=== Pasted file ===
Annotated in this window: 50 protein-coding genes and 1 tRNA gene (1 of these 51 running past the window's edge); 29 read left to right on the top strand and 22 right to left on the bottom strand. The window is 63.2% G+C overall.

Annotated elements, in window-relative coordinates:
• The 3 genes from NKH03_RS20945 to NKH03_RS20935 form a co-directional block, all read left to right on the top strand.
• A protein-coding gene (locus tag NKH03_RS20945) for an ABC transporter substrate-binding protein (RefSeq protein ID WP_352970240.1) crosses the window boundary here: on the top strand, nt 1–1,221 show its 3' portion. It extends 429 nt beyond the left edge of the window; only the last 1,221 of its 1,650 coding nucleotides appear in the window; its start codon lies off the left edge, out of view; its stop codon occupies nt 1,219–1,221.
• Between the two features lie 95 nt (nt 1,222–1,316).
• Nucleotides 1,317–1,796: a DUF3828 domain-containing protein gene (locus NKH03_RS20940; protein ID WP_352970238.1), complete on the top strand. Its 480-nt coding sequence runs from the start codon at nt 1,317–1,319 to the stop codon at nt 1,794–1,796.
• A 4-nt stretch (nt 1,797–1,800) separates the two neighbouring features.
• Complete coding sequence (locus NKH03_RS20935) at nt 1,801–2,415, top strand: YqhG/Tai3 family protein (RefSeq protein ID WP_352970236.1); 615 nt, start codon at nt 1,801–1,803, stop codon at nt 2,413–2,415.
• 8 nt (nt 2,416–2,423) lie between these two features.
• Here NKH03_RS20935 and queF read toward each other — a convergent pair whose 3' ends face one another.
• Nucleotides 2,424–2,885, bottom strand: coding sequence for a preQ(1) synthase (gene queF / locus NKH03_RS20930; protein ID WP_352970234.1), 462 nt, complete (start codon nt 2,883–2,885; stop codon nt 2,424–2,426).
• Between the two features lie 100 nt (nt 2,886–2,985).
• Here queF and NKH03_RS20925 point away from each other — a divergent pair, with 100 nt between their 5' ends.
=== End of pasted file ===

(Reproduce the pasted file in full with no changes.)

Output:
Annotated in this window: 50 protein-coding genes and 1 tRNA gene (1 of these 51 running past the window's edge); 29 read left to right on the top strand and 22 right to left on the bottom strand. The window is 63.2% G+C overall.

Annotated elements, in window-relative coordinates:
• The 3 genes from NKH03_RS20945 to NKH03_RS20935 form a co-directional block, all read left to right on the top strand.
• A protein-coding gene (locus tag NKH03_RS20945) for an ABC transporter substrate-binding protein (RefSeq protein ID WP_352970240.1) crosses the window boundary here: on the top strand, nt 1–1,221 show its 3' portion. It extends 429 nt beyond the left edge of the window; only the last 1,221 of its 1,650 coding nucleotides appear in the window; its start codon lies off the left edge, out of view; its stop codon occupies nt 1,219–1,221.
• Between the two features lie 95 nt (nt 1,222–1,316).
• Nucleotides 1,317–1,796: a DUF3828 domain-containing protein gene (locus NKH03_RS20940; protein ID WP_352970238.1), complete on the top strand. Its 480-nt coding sequence runs from the start codon at nt 1,317–1,319 to the stop codon at nt 1,794–1,796.
• A 4-nt stretch (nt 1,797–1,800) separates the two neighbouring features.
• Complete coding sequence (locus NKH03_RS20935) at nt 1,801–2,415, top strand: YqhG/Tai3 family protein (RefSeq protein ID WP_352970236.1); 615 nt, start codon at nt 1,801–1,803, stop codon at nt 2,413–2,415.
• 8 nt (nt 2,416–2,423) lie between these two features.
• Here NKH03_RS20935 and queF read toward each other — a convergent pair whose 3' ends face one another.
• Nucleotides 2,424–2,885, bottom strand: coding sequence for a preQ(1) synthase (gene queF / locus NKH03_RS20930; protein ID WP_352970234.1), 462 nt, complete (start codon nt 2,883–2,885; stop codon nt 2,424–2,426).
• Between the two features lie 100 nt (nt 2,886–2,985).
• Here queF and NKH03_RS20925 point away from each other — a divergent pair, with 100 nt between their 5' ends.